Date of Award
Restricted Access Capstone
Bachelor of Arts (BA)
The painter Agnes Martin (1912-2004) loathed overly intellectual readings of her work. Her statement, "the intellectual life is in fact death" sparks curiosity of her ideology, process and output to her oeuvre. Martin's lifelong commitment to the grid and geometry greatly changed modern and contemporary art.' Her drive to paint with " her back to the world" premiered true non-objectivity in painting in one of the first instances worth mentioning in the history of art.'. Further, she accomplished all of this being a woman artist amidst the competitive and aggressive male-centric art world of the 1950's. While noting that Martin reminded her critics that her work is neither masculine nor feminine, it is significant that as a woman artist she revolutionized the modern art world with her first grid painting, becoming in fact vital to the state of art thereafter.3 It seems as if this particularly modest and otherworldly individual asks for her work to be thoroughly analyzed when she explicitly urged for it to remain uninterpreted.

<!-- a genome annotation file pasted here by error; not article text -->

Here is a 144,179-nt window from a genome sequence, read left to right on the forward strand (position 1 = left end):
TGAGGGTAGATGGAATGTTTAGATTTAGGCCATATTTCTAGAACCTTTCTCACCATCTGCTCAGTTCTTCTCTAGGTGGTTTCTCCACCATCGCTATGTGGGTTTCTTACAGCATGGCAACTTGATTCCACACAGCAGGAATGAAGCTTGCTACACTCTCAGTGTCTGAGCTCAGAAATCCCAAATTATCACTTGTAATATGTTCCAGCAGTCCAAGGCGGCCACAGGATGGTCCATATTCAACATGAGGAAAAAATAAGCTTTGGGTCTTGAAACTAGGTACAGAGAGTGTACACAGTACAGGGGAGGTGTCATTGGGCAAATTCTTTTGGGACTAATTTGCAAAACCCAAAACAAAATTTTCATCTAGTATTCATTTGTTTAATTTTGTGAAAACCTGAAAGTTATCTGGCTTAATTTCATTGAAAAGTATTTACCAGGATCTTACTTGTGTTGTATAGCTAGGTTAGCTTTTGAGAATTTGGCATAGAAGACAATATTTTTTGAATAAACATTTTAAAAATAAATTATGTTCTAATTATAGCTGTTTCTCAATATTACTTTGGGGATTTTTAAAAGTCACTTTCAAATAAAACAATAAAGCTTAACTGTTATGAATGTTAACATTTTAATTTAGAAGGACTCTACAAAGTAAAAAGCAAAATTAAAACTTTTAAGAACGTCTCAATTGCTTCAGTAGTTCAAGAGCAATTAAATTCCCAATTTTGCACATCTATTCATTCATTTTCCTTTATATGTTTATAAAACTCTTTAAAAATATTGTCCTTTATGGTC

Herbert, John, "Agnes Martin: Feminine Impacts on the Masculine Grid" (2018). Capstone Projects. 2.